“You believe that our schools and our community are inextricably linked; that a strong educational system is vital to a successful community; that the support of a strong community is vital for successful public schools; that your investment of time and financial support increases student achievement and develops healthy, caring and responsible young people,” she added.
Chapelwood United Methodist recognition at this year’s dinner connects the Good Neighbor program to SBISD’s singular T-2-4 goal. The church’s adoption of this goal included an informational event for key lay leaders where volunteers pledged their support to SBISD students and schools.
The Rev. Jim Jackson, senior pastor at Chapelwood United Methodist since 1994, called the honor “amazing.” He told the packed Omni ballroom that he’d shared his own personal struggles with poor school grades and dyslexia earlier in the day with a teenager who had just dropped out of school.

“Some of the dumbest people I know are college grads,” Rev. Jackson quipped. He made the joke to point out the need to reach out to young people and support all of them as they climb into adulthood. Many successful adults were not high achievers as students. He also said that “[education] is critically important. I hope that all of our faith communities can come together to do this important work.”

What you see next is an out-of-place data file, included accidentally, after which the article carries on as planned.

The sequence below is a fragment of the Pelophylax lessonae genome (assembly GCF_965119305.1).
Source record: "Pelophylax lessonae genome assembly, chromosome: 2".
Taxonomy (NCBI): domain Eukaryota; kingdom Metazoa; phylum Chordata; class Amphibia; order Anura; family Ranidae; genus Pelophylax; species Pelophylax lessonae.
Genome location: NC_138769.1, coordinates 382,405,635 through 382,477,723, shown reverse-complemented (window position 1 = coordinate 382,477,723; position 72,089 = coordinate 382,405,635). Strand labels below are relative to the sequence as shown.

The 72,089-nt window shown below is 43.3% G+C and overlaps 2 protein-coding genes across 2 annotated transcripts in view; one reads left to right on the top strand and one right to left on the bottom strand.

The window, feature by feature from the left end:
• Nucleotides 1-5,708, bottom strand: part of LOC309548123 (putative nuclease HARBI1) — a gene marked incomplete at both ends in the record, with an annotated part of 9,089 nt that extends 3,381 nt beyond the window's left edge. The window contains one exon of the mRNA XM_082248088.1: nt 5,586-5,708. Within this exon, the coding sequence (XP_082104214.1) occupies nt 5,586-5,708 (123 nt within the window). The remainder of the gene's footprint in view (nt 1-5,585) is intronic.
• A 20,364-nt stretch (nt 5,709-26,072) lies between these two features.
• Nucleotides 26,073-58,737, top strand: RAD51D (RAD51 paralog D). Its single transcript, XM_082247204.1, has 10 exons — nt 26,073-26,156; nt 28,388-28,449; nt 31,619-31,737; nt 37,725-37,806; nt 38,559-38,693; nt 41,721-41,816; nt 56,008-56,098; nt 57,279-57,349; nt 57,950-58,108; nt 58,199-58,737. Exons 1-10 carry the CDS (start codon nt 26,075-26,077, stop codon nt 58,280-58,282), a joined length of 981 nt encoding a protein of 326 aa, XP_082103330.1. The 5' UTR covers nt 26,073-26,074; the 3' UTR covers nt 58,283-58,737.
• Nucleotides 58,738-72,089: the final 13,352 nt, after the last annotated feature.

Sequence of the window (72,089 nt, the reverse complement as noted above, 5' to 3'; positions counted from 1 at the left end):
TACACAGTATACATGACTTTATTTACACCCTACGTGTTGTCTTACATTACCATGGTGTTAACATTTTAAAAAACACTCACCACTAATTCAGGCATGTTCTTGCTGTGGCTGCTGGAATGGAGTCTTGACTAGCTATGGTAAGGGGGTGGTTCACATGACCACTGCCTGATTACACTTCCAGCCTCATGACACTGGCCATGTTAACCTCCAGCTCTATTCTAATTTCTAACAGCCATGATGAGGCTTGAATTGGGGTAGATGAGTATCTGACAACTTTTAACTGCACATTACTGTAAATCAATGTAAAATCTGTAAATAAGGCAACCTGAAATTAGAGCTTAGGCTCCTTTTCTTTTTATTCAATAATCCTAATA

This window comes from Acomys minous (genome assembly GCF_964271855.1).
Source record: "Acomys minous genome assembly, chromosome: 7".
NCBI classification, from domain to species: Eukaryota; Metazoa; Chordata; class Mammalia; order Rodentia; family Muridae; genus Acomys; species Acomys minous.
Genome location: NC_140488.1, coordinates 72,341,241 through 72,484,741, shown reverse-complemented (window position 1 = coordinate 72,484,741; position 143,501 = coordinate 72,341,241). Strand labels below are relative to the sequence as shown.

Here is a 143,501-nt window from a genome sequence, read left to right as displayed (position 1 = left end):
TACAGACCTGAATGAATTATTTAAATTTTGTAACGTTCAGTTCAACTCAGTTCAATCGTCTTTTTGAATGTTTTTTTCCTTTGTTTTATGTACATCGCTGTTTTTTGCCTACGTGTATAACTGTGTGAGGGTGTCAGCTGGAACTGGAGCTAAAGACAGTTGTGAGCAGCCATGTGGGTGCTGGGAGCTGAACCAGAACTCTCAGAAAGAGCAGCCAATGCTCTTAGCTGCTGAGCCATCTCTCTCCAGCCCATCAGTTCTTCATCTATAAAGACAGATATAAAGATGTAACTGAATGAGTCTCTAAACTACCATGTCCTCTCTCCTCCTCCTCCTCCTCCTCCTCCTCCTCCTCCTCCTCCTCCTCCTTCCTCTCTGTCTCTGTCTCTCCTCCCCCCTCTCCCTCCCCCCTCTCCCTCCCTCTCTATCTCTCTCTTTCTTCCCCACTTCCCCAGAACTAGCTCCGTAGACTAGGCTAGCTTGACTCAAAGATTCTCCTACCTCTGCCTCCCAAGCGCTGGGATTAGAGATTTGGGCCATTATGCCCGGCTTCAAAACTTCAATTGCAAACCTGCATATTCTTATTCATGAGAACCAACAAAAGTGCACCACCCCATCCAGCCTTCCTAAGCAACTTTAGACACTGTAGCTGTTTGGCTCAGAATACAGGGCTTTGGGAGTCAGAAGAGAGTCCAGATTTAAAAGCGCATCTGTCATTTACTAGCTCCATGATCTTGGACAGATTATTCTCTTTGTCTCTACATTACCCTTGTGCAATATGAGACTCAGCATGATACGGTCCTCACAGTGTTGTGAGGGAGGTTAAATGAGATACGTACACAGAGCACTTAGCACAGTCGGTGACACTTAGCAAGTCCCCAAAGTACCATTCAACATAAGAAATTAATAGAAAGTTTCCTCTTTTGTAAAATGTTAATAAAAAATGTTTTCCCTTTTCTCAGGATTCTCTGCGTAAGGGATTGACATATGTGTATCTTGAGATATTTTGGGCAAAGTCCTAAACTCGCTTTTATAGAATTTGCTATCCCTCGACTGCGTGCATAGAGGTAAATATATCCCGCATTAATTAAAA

The Rev. Jackson and Amy Taylor, Chapelwood’s Director of Local Serving, received the annual special recognition during the community gathering. This year’s spotlight program included church volunteers and students:
·       Chapelwood United Methodist’s Barby Bogart, who volunteers her time reading with students at Panda Path School for Early Learning, shared the stage with James Ulloa, a former prekindergarten student – dressed smartly in a coat and tie – who captured hearts as he read aloud his remarks clearly. “James is a reader, and that is a testament to Panda Path [School for Early Learning],” Barby said.
·       Spring Branch Elementary School volunteer and attorney Jim Byerly told PrincipalAnita Lundvall that his time at the school was the top hour of his week. “We love what all our volunteers do, and I’m proud to be at a school with volunteers like you,” Principal Lundvall said.
·       SWAP high school students Priscilla Lopez and Nirka Flores and sixth-graderJose Escobar described how SWAP’s Saturday meetings motivated them each month. Spring Oaks Middle School sixth-graders like Jose apply for admittance. Chapelwood volunteers now mentor 60 youth in a program started by retired SBISD teacher Janet Simms, a church member.
·       Academy of Choice graduate Zarahi Martinez praised her mentor, Susan Parish. “I’m so proud of her because she helped me graduate. I never thought that I’d graduate, but I did. She is my force. She is my strength. She keeps me going,” Zarahi said.